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NFL Quarterback Club '98

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Reviewed by Scott McCall Let me start off by saying that I'm very much a die-hard pro football fan. I'm not necessarily a college football fan, but I love the National Football League. Because of my love for the sport, I'm in three different football leagues, including the ownership of two fantasy football teams and a league in which we pick against the spread. Heck, I'm so much of a fan that I even watch full exhibition games. I'll also note that I live in Western Pennsylvania and that my favorite team is the Pittsburgh Steelers. With all of the background information out of the way, I'm now going to tell you why NFL Quarterback Club '98 for the Nintendo 64 is nowhere near as good as some make it out to be. First, I'd like to say that I think it's great Acclaim is starting to turn it around thanks to the Nintendo 64. It's great to see the tremendous sales and publicity that it is experiencing. It's also nice to see the company making very good games now. However, that doesn't excuse the fact that four out of five Web sites and/or magazines are hyping the heck out of this game for all the wrong reasons. Sure, NFL Quarterback Club '98 looks amazing, but when you begin to examine it on a much deeper level, the flaws start to appear, especially against EA Sports' Madden 64. Upon firing up NFL Quarterback Club '98, the game is immediately less impressive than Madden 64. There are no real-time introductions and the music doesn't get the blood pumping. However, the actual front end (i.e., navigating through the menus) definitely looks better than Madden 64. As far as all the options and modes go, both games are basically the same -- with one exception. NFL Quarterback Club '98 has a cool "historical simulation" mode that lets you try to change NFL history. This helps bring up the gameplay and lastablility a notch. When it comes to controlling your players, NFL Quarterback Club '98 is both better and worse than Madden 64 in some ways. In the department of being better, there are a few cool individual moves that help escalate the total football experience. For example, you can shift the defensive line to the left or right before the ball is snapped. There's also a special button that lets you anticipate the call with a jump. You can pretty much do this for an individual player with the Control Pad or Stick in Madden 64, but it's nice to have the whole defensive unit anticipate the snap. In addition to those two moves, there is better "hut" faking in NFL Quarterback Club '98 and there is a button for a pump fake. On the other hand, the movement, button placement, and overall feel of the control isn't as sweet as it is in Madden 64. For instance, an abundance of pass interference calls makes it difficult to defense a pass yourself. Also, because the game is too slow, it's not even fun to run the ball. That also makes it harder to pursue the person with the ball and make some quick cuts. Oh yeah, NFL Quarterback Club '98 forces you to use the Control Stick (Z is hike/pass button). It's used pretty well, but I use the Control Pad in Madden 64 and would like the option immediately available. But the problems don't stop there. First of all, why does the ball hover in the air on a pass? Nearly every ball thrown, whether short or long, acts like a hail mary. That greatly destroys the gameplay balance. In fact, because of this it's way too easy to catch passes. I was thunderstruck to see a receiver catch many balls in triple coverage! And as I mentioned above, it's too difficult to defend the pass on defense. This little boo-boo leads to way too much scoring, because everyone will just keep on passing. Second, when the receiver doesn't catch the ball, why does the ball pop out nearly every time like the guy was run over by a freight train? Give me a break. Third, I know I mentioned this before, but I'm going to mention it again: the game is too slow. Madden 64 is at least twice as fast as this game -- and not just during the gameplay. For whatever reason, there appears to be a slight but very annoying delay before you can select certain things. Here are a few other quirks/negatives: There is way too much text after a play is completed. Sheesh, I don't want to read all of that. Just give me what I need to know like Madden 64. Also, because of the high-resolution graphics, some of the text is just too small to read. Speaking of text, why give the opponent an edge by putting the name with a play? My guess is that they needed to fill up the screen because of the high-resolution mode. And now that we're talking about the playbook, I will point out that some of NFL Quarterback Club '98's individual plays are cooler, but Madden 64's playbook style and selection scheme are better. Plus, why can't I select my own kick/punt/return formations? There are some other things that aren't as good. For example, the instant replay function isn't as condensed and useful (much like the control) as Madden 64. There is no need for two separate sets of options. Speaking of instant replay, how come there isn't a cool automatic instant replay from multiple angles like Madden 64? Also, where are the on-screen statistics during the game like Madden 64? And for all its high-touting power of the NFL license, why aren't the fields more accurate? You can find the dirt infields from baseball in some stadiums in Madden 64, but not in NFL Quarterback Club '98. Just the general overall modeling of the stadiums is more accurate in Madden 64. Also, why on earth do all of the fields have the team's logo on each 35-yard-line and the NFL emblem on the 50-yard-line. All football stadiums aren't like that. Finally, where are the injury timeouts and why aren't there any pre-game notes? Graphically, NFL Quarterback Club '98 is light years ahead of Madden 64 -- in static screenshots, that is. Once the game is in motion, numerous flaws become apparent. First, the game is just too slow. Second, there is a painful lack of animation compared to Madden 64. I don't know about you, but I rather see a plethora of animation in a lower resolution than badly animated high-resolution graphics. In all honesty, they should get rid of the digitized pictures of the players and use that extra space for more animation. NFL Quarterback Club '98 is noticeably worse than Madden 64 when it comes to the sound, too. The music sucks, but that doesn't really matter in a football game. What brings the game down is Marv Albert's commentary. I don't care about his little troubles, but what I care about is that his commentary is boring, repetitive and uninteresting unlike Madden 64's duo of Pat Summerall and John Madden. Calling players by number is useless. Despite all of the flaws, there are a few good things about NFL Quarterback Club '98. First of all, the actual number of weather settings is greater than Madden 64. You can choose from auto, fair, rain, snow, hot, windy and cold. And what's really cool is that you can see the player's breath when you are playing in the cold. Second, it's cool that the game has wrap tackles like NFL GameDay '98 on the PlayStation. But this doesn't make or break a football game. Third, you get automatic injury updates on the screen. In Madden 64 you have to go to a special menu option to find out. When it's all said and done, NFL Quarterback Club '98 doesn't even come close to matching Madden 64, Madden 98, or NFL GameDay '98 in terms of realism, gameplay, intelligence and control. The only thing it got over its competitors is the high-resolution mode (and the NFL license over Madden 64). And using that video mode obviously had its drawbacks. NFL Quarterback Club '98 certainly isn't terrible, as it will appeal to many casual football fans, but it's certainly nowhere near as good as it's hyped to be. Take it from one football fan to another, do yourself a favor and get Madden 64.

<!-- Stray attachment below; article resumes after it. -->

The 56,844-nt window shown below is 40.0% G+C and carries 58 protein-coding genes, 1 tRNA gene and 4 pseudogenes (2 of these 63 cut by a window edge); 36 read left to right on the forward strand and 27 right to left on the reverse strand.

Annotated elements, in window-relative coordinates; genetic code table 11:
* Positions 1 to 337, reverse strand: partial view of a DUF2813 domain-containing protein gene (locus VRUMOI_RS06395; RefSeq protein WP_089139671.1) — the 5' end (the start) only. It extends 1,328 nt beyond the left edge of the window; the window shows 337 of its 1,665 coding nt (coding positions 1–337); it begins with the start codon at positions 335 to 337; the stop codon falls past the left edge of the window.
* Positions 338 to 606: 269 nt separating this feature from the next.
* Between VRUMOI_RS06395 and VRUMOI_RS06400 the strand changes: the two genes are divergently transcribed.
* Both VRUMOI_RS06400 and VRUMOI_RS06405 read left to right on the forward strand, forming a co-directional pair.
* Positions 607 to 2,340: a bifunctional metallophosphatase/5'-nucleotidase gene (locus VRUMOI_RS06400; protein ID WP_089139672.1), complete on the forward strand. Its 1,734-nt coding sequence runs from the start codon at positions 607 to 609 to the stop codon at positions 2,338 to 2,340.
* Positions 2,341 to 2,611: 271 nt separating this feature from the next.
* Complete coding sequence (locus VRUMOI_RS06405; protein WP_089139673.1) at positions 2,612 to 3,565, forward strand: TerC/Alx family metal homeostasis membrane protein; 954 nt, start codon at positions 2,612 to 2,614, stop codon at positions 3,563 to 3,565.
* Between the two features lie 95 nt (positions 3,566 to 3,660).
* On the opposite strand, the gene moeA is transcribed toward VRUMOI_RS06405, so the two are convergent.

Graphics: 4.7 out of 5 Sound: 2.9 out of 5 Control: 3.8 out of 5 Gameplay: 3.2 out of 5 Lastability: 3.8 out of 5 Overall: 3.5 out of 5